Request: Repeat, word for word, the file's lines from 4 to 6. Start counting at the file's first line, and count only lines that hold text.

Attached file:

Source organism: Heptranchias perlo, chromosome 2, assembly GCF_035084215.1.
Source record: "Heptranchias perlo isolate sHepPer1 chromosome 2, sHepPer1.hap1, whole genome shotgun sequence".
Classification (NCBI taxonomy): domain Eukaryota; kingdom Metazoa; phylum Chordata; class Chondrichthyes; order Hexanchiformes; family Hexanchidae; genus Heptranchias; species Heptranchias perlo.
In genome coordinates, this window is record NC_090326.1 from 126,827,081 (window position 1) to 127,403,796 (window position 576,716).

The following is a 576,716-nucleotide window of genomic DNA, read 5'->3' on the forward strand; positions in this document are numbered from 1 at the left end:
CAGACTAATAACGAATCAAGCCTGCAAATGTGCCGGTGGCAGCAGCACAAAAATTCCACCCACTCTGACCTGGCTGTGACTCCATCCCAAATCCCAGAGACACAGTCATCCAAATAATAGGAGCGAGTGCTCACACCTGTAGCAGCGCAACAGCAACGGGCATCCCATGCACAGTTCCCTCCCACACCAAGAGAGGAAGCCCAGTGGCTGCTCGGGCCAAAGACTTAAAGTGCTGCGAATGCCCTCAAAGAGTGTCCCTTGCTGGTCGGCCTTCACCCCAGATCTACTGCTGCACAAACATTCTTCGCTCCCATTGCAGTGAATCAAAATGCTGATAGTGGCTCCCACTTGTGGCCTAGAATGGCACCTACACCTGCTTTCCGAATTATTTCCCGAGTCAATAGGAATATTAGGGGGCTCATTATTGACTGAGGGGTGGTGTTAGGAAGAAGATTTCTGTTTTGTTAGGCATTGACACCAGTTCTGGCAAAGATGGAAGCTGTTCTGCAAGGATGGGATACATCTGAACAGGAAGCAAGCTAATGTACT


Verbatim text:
In genome coordinates, this window is record NC_090326.1 from 126,827,081 (window position 1) to 127,403,796 (window position 576,716).

The following is a 576,716-nucleotide window of genomic DNA, read 5'->3' on the forward strand; positions in this document are numbered from 1 at the left end:
CAGACTAATAACGAATCAAGCCTGCAAATGTGCCGGTGGCAGCAGCACAAAAATTCCACCCACTCTGACCTGGCTGTGACTCCATCCCAAATCCCAGAGACACAGTCATCCAAATAATAGGAGCGAGTGCTCACACCTGTAGCAGCGCAACAGCAACGGGCATCCCATGCACAGTTCCCTCCCACACCAAGAGAGGAAGCCCAGTGGCTGCTCGGGCCAAAGACTTAAAGTGCTGCGAATGCCCTCAAAGAGTGTCCCTTGCTGGTCGGCCTTCACCCCAGATCTACTGCTGCACAAACATTCTTCGCTCCCATTGCAGTGAATCAAAATGCTGATAGTGGCTCCCACTTGTGGCCTAGAATGGCACCTACACCTGCTTTCCGAATTATTTCCCGAGTCAATAGGAATATTAGGGGGCTCATTATTGACTGAGGGGTGGTGTTAGGAAGAAGATTTCTGTTTTGTTAGGCATTGACACCAGTTCTGGCAAAGATGGAAGCTGTTCTGCAAGGATGGGATACATCTGAACAGGAAGCAAGCTAATGTACT